The family-clients came to our office having a very clear idea regarding what they were asking from us; an extension to their wonderful pre-existing vacation house, overlooking the cliff above “Kalo Ampeli” beach, as their family was growing in number and, as a result, they were in immediate need for additional space. They wanted a guest house that can be occupied by 2 – 4 people, which can also stand as a completely independent and autonomous unit from the pre-existing house, while maximizing the views towards the beach.

Floor plan
Section AA

6. You have brilliantly used the Serifian rocks to create a masterpiece. What were the major challenges of the project?

The Serifian rocks were extensively used for the design of this project as, the guest house is designed to be a sub-terrain caved structure.

Positioning of the guest house under the existing holiday home

One of the main challenges we had to face with this design approach was that the stability and integrity of the house’s structure needed a unique handling, different from all our other projects. Having the guest house’s structural components located inside a cliff means that special treatment was needed to create a structure strong enough to support the cliff’s weight and load against the building’s walls.

Moreover, one of our main design goals was to create a scheme that would act as a “chameleon”, mimicking the surrounding colours and texture. Hence, another challenge was that we had to find a way to visually unify the house with the existing cliff.

7. How did the team overcome these challenges creatively as the project progressed towards completion?

In terms of the structural challenges, the Chωros Architects team managed to overcome them by placing monolithic concrete columns and slabs alongside the perimeter of the site’s excavations to support the heavy earth-load that would be placed upon the structure.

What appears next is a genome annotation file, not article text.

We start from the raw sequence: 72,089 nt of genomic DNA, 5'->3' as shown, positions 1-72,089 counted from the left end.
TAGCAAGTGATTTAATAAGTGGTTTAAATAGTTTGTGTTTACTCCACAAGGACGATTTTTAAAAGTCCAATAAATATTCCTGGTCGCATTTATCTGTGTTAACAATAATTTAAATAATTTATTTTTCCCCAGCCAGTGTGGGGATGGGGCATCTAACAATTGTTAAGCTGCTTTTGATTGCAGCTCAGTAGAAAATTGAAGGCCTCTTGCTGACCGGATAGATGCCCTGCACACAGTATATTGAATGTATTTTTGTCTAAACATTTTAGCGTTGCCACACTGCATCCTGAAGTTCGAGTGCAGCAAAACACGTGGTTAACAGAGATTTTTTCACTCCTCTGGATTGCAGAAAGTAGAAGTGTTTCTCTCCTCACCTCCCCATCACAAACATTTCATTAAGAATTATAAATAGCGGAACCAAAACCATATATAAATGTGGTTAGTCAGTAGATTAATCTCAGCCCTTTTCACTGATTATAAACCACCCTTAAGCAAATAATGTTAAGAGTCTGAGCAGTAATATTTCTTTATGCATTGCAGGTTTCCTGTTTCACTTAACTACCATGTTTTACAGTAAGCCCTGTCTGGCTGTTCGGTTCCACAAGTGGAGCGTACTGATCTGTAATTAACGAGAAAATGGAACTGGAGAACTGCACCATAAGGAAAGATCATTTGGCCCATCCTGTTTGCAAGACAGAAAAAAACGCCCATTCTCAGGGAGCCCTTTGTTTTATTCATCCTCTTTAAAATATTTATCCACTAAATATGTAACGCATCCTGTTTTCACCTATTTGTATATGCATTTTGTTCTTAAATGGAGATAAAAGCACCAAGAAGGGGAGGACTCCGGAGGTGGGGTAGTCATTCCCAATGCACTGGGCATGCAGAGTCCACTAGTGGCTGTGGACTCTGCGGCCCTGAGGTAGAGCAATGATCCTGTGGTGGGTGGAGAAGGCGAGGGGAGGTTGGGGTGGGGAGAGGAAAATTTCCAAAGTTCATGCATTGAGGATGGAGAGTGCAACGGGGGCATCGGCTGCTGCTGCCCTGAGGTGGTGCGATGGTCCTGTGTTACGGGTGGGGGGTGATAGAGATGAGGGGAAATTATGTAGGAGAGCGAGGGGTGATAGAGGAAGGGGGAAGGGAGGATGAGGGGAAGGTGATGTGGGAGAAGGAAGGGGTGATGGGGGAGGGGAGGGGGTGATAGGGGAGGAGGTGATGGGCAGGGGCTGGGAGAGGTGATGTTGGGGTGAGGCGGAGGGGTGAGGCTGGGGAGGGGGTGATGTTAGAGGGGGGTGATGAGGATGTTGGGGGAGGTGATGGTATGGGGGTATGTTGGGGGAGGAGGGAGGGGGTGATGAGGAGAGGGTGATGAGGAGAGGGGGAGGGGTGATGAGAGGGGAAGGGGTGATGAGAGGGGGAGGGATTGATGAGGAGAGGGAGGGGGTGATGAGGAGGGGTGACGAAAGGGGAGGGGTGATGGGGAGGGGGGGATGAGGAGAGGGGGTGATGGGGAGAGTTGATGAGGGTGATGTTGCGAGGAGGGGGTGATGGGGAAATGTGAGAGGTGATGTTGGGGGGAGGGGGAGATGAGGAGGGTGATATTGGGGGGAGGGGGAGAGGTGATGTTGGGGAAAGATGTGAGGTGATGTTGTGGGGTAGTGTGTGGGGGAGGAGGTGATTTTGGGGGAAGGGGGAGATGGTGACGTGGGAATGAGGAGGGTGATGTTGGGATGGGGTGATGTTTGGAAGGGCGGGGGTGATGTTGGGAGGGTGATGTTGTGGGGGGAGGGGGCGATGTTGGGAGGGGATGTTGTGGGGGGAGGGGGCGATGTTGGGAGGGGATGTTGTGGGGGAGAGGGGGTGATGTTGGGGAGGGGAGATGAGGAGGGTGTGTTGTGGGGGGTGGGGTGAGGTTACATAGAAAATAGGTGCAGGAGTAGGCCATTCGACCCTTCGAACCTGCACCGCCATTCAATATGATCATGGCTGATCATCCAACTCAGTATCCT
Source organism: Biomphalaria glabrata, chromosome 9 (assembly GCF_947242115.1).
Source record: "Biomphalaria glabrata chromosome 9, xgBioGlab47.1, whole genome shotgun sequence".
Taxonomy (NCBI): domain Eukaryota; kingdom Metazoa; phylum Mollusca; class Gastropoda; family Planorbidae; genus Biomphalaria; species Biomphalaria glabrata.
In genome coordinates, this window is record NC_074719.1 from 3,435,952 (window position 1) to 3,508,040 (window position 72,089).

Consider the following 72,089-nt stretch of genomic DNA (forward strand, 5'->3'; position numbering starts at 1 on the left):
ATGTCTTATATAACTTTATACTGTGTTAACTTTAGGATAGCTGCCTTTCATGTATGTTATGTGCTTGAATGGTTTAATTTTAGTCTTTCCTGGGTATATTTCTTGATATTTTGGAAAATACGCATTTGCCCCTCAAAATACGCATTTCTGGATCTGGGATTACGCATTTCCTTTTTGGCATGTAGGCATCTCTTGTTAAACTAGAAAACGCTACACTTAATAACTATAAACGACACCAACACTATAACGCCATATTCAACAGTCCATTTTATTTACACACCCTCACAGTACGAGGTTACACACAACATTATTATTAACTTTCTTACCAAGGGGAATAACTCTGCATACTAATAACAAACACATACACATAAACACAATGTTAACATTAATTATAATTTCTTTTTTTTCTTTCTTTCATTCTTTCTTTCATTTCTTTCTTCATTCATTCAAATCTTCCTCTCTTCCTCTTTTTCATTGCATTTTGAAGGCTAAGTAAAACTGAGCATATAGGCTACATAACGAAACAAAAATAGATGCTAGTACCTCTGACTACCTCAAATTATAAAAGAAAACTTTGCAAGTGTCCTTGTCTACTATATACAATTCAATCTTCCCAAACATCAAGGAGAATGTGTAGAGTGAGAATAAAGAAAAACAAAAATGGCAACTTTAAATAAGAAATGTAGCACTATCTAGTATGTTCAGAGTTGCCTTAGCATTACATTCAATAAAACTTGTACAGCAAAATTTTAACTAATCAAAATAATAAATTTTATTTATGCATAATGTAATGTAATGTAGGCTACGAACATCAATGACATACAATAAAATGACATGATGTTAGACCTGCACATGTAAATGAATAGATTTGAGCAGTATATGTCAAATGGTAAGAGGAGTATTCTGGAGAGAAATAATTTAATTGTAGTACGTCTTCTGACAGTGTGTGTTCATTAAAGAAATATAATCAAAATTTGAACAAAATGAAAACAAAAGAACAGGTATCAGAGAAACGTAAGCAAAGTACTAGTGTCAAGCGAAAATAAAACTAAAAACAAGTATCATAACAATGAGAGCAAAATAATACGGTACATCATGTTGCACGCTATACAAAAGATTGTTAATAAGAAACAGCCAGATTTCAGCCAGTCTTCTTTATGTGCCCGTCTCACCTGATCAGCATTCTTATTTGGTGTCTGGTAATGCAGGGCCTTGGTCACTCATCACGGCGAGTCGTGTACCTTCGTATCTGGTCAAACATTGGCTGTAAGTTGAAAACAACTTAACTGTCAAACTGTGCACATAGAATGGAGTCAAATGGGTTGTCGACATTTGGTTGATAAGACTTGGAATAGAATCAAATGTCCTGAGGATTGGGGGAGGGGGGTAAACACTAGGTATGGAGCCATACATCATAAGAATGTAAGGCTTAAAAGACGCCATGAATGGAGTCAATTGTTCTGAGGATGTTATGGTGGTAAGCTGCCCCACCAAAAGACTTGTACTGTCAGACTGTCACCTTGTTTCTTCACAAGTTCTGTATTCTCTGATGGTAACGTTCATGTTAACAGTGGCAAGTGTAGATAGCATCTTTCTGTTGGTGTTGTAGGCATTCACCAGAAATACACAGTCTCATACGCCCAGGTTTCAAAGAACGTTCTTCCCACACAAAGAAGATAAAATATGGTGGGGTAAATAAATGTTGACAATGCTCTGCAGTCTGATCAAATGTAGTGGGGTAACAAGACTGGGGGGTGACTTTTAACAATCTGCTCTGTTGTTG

Setting the structure after having excavated parts of the cliff

Design-wise, the slabs were also placed on the guest-house’s roof to create a planted roof design that would serve us both practically and aesthetically; to combat the island’s climate conditions while also visually incorporating the design into the Serifian terrain. To do the latter we had to carefully chose our external materials, reusing the rocks that were excavated directly from the site’s cliff, while also choosing plants from the local flora to be placed and grown on the green roof.

8. Briefly describe the ‘Elegance of Design’ of the ‘Serifos Extended’ project.

What we have tried to achieve through our design scheme in this awarded project is to recreate the minimalism found in nature, one that I would describe as the highest form of elegance that gets rid of all unnecessities, keeping only the basic forms of beauty. The project’s colour palette and material selection was inspired by the Serifian landscape, using colours found in nature and materials that were carefully taken from the island’s terrain.

Aerial view of the autonomous guest house

Serifos’ infrastructure is underdeveloped in comparison to other Greek islands, hence Serifos Extended’s elegance of design is hidden in the efforts made to mimic the natural element in its design to maintain the island’s “raw” form instead of trying to mimic the Cycladic architecture.

9. Please mention 5 major ‘Sustainability’ features you incorporated in the project.

i. The Serifos Extended guest house is designed as a caved house. Having the structure enclosed in the cliff aids in maintaining a comfortable temperature through utilizing the earth’s stable temperature which remains relatively constant, at approximately 22.5°C, all year round.
ii. The house’s green roof provides it with natural sound and thermal insulation.